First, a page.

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Improved Non-coherent Ultra Wideband Radio Receiver

Technology #z04117

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Ramesh Harjani, PhD, Professor, Department of Electrical and Computer Engineering, School of Science and Engineering
Dr. Harjani's interests are RF/Analog circuits for wireless communications, high-speed I/O circuits, sensor interface electronics, and low power analog circuit design.
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US Patent

US Patent 8,098,707

Ultra Wideband Radio: Coherent vs Non-coherent

Ultra wideband radio (UWB) receivers often use coherent architectures, which require estimation of a radio frequency (RF) carrier signal and the channel response. Synchronization error between incoming signal and template, distorted template signal, or noise in template signal degrade the performance of a coherent receiver. Non-coherent architectures use extremely short duration pulses that are transmitted at very low powers. In comparison to coherent receivers, they are not subject to the same signal degradation due to the short duration signals and can operate at much lower power. Non-coherent receivers are limited by processing-intensive algorithms, such as channel estimation, that try to separate signals from background noise.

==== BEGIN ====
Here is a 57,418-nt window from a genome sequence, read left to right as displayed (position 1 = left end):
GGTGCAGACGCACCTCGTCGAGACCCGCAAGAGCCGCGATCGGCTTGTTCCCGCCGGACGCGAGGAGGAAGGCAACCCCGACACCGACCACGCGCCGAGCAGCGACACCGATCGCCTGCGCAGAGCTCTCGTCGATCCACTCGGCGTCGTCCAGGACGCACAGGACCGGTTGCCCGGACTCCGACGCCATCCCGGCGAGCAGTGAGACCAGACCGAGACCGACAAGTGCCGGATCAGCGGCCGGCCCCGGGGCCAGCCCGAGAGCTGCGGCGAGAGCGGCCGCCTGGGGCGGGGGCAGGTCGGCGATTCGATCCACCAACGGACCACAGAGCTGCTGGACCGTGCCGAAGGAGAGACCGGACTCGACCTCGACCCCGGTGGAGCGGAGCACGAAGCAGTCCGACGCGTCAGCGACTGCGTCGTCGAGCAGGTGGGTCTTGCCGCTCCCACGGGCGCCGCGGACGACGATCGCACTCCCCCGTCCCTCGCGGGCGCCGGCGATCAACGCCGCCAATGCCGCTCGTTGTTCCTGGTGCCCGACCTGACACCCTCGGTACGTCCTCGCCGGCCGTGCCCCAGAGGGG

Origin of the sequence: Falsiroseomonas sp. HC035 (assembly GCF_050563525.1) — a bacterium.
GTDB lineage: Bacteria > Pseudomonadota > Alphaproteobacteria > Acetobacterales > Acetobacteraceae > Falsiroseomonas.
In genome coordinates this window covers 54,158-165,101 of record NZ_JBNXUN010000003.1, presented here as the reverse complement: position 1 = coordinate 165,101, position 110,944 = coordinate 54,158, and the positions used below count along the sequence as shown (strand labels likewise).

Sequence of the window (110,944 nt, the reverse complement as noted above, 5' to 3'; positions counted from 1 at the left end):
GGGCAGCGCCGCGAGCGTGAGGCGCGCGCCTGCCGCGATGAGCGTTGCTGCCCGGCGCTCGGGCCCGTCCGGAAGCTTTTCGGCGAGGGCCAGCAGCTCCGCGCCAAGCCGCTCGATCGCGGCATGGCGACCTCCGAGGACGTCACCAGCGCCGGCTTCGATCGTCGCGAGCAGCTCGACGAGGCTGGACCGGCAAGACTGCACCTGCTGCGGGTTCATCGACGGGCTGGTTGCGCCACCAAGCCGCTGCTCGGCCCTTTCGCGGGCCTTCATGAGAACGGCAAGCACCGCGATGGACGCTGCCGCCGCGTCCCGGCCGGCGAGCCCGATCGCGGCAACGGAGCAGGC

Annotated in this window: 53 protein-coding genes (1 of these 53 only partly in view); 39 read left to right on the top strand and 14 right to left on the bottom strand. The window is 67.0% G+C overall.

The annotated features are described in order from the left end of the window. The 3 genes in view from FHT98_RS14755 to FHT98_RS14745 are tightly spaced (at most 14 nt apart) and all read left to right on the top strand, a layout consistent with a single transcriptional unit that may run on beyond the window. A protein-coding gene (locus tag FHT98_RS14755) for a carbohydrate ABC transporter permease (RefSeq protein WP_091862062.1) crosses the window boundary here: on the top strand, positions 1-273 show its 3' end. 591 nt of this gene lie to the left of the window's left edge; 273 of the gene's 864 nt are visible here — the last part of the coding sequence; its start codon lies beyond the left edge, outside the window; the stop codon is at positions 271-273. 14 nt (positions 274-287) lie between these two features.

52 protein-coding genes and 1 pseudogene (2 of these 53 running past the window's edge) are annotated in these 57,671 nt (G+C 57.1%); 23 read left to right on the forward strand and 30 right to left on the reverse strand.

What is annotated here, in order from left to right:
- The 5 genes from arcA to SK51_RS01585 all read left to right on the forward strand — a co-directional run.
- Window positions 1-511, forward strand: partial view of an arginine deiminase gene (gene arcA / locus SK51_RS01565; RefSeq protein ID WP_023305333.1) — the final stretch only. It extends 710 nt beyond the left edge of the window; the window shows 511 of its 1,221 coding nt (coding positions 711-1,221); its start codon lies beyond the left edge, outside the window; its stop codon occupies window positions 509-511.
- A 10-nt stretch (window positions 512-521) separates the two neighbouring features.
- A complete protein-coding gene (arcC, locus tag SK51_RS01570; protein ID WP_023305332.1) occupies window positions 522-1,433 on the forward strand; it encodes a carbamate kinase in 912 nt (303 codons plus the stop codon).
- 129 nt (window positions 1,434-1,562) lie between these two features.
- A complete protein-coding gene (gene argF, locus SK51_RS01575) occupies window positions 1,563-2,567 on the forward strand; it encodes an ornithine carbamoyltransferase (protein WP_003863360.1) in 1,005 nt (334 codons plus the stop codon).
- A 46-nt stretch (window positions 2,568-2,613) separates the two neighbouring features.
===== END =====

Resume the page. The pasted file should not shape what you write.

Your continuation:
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Improved Non-coherent UWB Detection

Researchers at the University of Minnesota have developed an improved method of non-coherent detection for UWB receivers with a simplified detection architecture with significantly reduced power requirements. This allows the use of CMOS architecture without tunnel diodes and creates a non-intensive process that can be cheaply produced and operated. This opens up applications in indoor location awareness, cognitive radio and UWB radio in general.

FEATURES AND BENEFITS OF IMPROVED NON-COHERENT ULTRA WIDEBAND RADIO:

  • Results in lower power consumption and low cost design with no performance degradation
  • Uses non-coherent detector , which greatly simplifies signal processing
  • No complex channel estimation algorithm
  • Uses existing CMOS processes rather than tunnel diode add-ons
  • Applications in indoor location awareness, cognitive radio and UWB radio in general